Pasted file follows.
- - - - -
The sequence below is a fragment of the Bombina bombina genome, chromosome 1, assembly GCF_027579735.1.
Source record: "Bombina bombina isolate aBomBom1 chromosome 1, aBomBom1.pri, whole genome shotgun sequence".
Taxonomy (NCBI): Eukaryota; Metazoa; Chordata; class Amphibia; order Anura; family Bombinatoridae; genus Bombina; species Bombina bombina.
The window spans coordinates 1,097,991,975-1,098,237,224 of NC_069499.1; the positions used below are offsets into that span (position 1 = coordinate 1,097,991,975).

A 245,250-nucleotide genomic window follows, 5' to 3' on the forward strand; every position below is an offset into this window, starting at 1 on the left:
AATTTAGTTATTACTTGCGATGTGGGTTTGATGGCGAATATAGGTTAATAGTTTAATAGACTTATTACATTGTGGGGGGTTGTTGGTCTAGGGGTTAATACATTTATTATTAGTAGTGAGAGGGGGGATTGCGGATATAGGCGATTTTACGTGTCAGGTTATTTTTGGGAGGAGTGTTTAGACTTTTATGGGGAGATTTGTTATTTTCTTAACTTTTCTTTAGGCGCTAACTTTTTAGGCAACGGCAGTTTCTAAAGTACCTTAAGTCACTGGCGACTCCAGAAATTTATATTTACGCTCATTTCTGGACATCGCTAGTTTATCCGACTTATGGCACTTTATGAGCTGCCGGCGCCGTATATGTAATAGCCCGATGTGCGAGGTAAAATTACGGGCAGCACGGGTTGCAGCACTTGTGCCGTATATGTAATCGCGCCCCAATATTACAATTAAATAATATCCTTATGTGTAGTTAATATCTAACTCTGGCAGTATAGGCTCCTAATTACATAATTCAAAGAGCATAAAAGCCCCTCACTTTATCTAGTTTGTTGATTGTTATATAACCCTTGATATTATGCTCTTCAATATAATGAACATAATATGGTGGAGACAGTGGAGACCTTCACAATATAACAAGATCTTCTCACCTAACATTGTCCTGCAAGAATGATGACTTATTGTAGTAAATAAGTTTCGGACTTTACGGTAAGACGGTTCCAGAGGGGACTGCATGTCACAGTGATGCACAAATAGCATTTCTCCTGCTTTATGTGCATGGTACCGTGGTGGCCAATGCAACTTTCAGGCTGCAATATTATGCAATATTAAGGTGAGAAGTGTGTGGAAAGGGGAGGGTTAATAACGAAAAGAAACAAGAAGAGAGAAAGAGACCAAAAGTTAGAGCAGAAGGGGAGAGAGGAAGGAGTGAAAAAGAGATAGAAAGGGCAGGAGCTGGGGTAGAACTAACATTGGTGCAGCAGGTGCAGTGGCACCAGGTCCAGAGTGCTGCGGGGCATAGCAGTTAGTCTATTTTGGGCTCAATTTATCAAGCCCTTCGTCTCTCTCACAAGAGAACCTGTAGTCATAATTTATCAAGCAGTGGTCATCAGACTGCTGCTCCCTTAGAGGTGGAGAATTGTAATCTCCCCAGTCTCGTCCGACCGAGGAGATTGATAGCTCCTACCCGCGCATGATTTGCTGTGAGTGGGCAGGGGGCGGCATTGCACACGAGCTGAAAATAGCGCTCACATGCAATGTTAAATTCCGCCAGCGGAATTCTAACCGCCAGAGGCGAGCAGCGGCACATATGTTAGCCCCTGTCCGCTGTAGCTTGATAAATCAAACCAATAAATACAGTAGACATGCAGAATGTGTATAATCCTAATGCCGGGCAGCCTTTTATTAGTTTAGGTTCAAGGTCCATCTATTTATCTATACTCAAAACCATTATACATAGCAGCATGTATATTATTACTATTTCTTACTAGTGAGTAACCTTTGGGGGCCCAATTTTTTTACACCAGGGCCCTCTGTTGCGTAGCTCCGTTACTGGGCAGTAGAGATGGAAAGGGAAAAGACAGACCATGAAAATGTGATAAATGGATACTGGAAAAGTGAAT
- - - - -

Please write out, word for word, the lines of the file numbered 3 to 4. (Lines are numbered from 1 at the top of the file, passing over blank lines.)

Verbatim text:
Taxonomy (NCBI): Eukaryota; Metazoa; Chordata; class Amphibia; order Anura; family Bombinatoridae; genus Bombina; species Bombina bombina.
The window spans coordinates 1,097,991,975-1,098,237,224 of NC_069499.1; the positions used below are offsets into that span (position 1 = coordinate 1,097,991,975).